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On Veterans Day, Americans Give Thanks To All Who Have Served

by Shawn M. Griffiths, published
November is considered a month to give thanks and there are plenty of people who will list one thing they are thankful for every day during the 30 days of November. Today, there will be plenty of people who will likely list the same thing as the country observes a national holiday to express gratitude to the men and women who have served in all branches of the US armed forces.

Veterans Day, also known as Armistice Day, is dedicated to every single man and woman who has put on the uniform and were willing to sacrifice everything in the service of the United States. These are individuals who didn’t just put their lives on the line, but were willing to put country before all else. These are men and women who gave their time, energy, sweat, and blood to defend this country and everything Americans cherish every day.

On the eleventh hour of the eleventh day of the eleventh month in 1918, an armistice, or temporary cease fire, was declared between Allied nations and Germany. It is considered by many to be the true end of World War I even though the Treaty of Versailles -- the official end of the war -- was signed on June 28 the following year. The "Great War" left 9 million soldiers dead, 21 million wounded, and cost the lives of over 5 million civilians who died of disease, starvation, and exposure.

In 1954, however, Congress amended the act that made November 11 a national holiday, and replaced Armistice Day with Veterans Day. This followed World War II, which saw the greatest mobilization of armed service personnel in American history, and the Korean War, which called to action 5.7 million more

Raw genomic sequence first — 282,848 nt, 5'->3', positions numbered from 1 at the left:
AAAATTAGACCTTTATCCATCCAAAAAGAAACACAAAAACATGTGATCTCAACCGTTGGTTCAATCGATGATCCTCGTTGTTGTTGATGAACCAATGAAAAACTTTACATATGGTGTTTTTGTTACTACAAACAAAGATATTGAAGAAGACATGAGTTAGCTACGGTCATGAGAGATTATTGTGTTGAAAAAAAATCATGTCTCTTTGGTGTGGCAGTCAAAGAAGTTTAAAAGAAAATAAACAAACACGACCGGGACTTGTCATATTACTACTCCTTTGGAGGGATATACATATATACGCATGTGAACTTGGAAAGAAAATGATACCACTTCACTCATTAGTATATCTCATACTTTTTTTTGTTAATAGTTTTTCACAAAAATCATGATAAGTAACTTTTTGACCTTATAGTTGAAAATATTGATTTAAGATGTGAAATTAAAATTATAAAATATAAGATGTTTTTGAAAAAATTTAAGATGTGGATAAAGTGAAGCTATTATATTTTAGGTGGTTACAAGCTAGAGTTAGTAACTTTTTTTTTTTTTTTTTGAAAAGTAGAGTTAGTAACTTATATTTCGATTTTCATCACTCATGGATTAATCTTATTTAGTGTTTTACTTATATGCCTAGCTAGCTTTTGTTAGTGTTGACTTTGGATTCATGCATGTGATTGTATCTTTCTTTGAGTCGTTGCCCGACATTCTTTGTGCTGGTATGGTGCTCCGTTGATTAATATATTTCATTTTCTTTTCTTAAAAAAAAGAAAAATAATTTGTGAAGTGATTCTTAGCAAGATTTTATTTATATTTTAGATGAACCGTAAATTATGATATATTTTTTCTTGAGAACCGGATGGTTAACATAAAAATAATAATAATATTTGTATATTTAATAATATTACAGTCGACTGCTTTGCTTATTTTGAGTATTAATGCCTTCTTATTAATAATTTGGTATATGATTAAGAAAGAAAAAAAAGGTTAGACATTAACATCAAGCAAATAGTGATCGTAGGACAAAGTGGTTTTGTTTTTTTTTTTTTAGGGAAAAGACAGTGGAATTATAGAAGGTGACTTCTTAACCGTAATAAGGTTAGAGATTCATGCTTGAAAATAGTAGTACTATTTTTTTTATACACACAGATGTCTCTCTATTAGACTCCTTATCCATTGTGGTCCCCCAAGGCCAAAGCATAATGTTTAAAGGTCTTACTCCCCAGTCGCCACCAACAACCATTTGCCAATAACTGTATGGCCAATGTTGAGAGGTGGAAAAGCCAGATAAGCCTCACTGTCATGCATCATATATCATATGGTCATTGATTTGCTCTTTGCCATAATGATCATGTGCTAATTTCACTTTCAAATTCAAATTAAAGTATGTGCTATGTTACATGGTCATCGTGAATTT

Veterans Day is marked by parades and other celebrations across the US. There is also an official wreath-laying ceremony at the Tomb of the Unknowns, or Tomb of the Unknown Soldier as it is more commonly called. On every Veterans Day, the President of the United States will lay a wreath at the monument dedicated to fallen soldiers whose remains were never identified.

Americans give thanks to all veterans of all wars, living or dead, on November 11. These are men and women who deserve to be honored for their service and their sacrifices. These are the brave and the selfless. At the very least, those who have come before, those who are currently serving today, and those who will serve in the future will always deserve our eternal gratitude for their service.

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